A new “critical race theory” law went into effect for Texas public schools last Thursday, replacing and broadening a similar bill passed earlier this year. This law, Senate Bill 3, goes beyond controlling how history, race and gender are taught in the classrooms with stipulations such as requiring a new civics training program for teachers and preventing students from getting credit for participating in political campaigns or interning with advocacy groups.
According to , the law directs that “a teacher may not be compelled to discuss a widely debated and currently controversial issue of public policy or social affairs.” It doesn’t specify what is considered controversial, only that if a teacher discusses these “issues” it must be done without any political bias.
Over the summer, Governor Greg Abbott , which was just the start of abolishing “critical race theory” in the state’s public schools. Now, Senate Bill 3 was passed in September to be even more restrictive.
In comparison to House Bill 3979, Sikes said SB 3 is more restrictive and broader in scope in terms of how it regulates classroom discussions about race, gender, sex and other issues. The new law also expands the scope of what it considers to be prohibited from solely social studies classes to all subjects taught from Kindergarten through grade 12. In reaction to these new rules and without clear guidance on how to implement or enforce them, some educators have pulled books from shelves and canceled civic engagement programs and events. Sikes believes matters will only continue in this way, with the state bringing increasing scrutiny to educators’ curriculums in the hopes of deterring certain conversations in the classroom.
“What’s happening is a broader interpretation and confusion about how we talk about race and really important conversations are being silenced,” Sikes said. “In practice, because they [the laws] are so vague, they are interpreted as applying to any conversation about race, racism, social justice, . That’s where that chilling effect and silencing is happening and it’s really concerning.”
With this law, teachers can run the risk of being fired for how they teach race and history in social studies classes. Many Texas educators already chose to ban certain literature from their classrooms thanks to House Bill 3979 but, according to the , this law also names the New York Times’ 1619 Project as work that students cannot be assigned to read. The project is a collection of essays that take a deep dive into how Black American contributions (and slavery) shaped today’s United States.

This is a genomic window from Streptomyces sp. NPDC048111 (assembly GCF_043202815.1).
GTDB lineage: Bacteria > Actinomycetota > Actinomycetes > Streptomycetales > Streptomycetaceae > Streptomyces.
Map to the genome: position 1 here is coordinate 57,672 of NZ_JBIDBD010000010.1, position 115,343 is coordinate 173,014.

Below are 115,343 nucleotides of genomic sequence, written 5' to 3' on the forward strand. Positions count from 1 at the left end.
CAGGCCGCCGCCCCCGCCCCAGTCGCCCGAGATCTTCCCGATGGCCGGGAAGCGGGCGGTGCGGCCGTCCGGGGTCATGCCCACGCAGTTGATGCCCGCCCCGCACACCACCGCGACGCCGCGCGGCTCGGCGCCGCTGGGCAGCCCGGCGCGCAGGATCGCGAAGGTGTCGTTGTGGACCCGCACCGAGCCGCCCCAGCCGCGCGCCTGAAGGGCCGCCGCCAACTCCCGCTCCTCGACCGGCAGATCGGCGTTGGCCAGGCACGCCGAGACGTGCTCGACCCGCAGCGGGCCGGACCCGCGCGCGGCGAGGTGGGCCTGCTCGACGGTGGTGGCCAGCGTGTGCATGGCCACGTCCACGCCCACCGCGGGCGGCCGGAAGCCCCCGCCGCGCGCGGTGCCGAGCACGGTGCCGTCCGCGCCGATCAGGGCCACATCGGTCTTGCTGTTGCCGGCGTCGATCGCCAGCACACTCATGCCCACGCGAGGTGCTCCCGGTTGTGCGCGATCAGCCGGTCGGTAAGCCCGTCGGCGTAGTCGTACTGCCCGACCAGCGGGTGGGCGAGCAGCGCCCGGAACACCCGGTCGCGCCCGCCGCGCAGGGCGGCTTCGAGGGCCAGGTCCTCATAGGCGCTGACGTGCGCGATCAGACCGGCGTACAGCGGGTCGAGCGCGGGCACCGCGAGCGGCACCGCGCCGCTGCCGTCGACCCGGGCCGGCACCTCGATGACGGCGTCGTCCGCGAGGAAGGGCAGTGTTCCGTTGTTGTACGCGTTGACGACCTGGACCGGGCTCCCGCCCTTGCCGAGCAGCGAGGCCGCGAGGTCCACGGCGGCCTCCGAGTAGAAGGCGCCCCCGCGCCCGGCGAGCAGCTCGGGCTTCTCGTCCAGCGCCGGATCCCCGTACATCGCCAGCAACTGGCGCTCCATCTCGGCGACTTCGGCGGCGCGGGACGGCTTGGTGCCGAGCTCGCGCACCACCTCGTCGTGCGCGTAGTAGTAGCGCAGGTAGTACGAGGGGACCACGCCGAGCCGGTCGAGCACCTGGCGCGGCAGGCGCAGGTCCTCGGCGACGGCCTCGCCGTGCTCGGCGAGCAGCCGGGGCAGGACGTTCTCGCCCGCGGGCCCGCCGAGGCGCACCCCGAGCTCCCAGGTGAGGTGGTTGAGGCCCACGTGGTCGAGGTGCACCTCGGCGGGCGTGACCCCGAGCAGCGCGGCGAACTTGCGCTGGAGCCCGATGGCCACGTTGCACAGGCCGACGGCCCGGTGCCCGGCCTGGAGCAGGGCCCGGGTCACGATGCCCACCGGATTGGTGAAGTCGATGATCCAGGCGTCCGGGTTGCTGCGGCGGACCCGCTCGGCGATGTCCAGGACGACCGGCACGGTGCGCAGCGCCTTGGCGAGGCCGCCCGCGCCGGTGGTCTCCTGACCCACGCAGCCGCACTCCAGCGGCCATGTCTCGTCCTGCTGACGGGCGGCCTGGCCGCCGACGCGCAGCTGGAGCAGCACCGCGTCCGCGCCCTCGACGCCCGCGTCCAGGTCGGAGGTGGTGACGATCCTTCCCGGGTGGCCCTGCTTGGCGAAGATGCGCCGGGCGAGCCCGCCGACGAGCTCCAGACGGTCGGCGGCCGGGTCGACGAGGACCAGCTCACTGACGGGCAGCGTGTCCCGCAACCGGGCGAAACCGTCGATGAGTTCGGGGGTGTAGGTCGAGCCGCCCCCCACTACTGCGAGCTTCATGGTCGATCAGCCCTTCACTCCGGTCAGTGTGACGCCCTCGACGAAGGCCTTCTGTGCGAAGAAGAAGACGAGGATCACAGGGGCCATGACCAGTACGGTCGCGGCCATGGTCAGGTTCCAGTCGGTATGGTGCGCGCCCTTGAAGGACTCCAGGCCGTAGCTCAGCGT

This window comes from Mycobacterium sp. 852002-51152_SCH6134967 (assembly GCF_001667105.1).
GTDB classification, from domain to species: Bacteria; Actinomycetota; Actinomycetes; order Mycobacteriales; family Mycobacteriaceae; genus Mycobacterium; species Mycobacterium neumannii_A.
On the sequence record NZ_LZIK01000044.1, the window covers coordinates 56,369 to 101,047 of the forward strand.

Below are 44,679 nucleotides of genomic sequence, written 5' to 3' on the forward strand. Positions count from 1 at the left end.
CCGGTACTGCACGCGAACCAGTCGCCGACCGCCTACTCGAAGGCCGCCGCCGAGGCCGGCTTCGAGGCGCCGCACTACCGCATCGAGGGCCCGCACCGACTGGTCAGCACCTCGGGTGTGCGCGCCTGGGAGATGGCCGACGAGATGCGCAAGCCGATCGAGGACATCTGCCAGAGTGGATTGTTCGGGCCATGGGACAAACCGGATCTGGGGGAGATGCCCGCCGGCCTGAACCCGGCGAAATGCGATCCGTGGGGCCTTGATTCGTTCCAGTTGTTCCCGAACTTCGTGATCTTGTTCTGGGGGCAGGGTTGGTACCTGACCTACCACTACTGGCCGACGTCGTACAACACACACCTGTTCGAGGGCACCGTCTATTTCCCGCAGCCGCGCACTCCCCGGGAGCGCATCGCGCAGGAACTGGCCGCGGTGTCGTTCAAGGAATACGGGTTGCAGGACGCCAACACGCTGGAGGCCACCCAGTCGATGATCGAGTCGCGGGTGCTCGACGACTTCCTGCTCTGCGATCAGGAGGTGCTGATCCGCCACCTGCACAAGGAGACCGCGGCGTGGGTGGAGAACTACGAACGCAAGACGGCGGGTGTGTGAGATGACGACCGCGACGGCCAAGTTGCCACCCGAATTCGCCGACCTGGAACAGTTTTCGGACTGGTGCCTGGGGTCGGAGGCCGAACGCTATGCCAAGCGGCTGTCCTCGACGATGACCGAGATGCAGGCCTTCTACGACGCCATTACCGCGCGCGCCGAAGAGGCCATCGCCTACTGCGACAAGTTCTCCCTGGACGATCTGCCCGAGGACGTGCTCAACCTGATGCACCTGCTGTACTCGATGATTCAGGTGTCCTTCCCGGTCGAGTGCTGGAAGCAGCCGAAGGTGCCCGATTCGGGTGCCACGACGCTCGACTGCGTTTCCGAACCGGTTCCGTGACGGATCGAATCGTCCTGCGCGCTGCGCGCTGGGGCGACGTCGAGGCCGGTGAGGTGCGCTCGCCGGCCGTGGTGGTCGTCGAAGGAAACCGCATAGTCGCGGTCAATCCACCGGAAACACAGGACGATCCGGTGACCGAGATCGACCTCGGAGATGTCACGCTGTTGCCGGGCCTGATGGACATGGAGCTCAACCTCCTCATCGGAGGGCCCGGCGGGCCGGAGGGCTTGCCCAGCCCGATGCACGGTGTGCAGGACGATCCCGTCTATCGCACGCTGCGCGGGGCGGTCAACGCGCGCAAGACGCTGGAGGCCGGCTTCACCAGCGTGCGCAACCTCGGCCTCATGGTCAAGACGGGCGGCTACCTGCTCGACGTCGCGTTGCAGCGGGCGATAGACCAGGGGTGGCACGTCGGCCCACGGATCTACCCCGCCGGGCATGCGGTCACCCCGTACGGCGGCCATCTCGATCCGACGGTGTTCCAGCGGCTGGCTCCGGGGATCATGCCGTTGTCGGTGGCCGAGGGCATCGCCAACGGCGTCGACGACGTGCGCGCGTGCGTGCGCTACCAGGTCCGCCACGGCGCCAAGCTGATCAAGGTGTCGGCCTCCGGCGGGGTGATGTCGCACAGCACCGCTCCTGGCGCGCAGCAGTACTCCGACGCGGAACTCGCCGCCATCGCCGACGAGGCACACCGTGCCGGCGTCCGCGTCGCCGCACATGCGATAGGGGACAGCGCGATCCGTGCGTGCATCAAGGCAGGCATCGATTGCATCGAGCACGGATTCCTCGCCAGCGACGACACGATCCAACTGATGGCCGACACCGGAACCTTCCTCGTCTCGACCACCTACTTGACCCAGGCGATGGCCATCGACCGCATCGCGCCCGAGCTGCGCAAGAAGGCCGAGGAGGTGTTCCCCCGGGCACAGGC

“That’s a huge state overreach outside of the accountability system we have for monitoring at the state agency level over what is going on in specific classrooms and how social studies is taught,” Dr. Chloe Latham-Sikes said, according to Chron. Sikes is the deputy director of policy for the Intercultural Development Research Association. “This is a different level of surveillance than we typically see.”
The law requires at least one teacher and administrator from each district to attend a civics training program by the Texas Education Agency, the Tribune reports. The program, which hasn’t been created yet, is intended to teach educators how to cover race and racism in classrooms. The law requires that the TEA also creates an advisory board to oversee the program and the training must be implemented no later than the 2025-2026 school year.
According to the Tribune, the Legislative Budget Board says creating the program in the more than 1,200 Texas school districts will cost about $14.6 million annually.
“All of this is really about routing out any acknowledgement of the salience of sex, race, gender and silencing those conversations, which, in the end, ultimately hurt students of color and students in the LGBTQ community,” Sikes said, according to the Tribune.
Just to be clear, even though laws like these are referred to as “critical race theory bans” . Critical race theory, a university level subject that examines racism’s presence in social constructs, is being used as a catch- all phrase for anything dealing with race.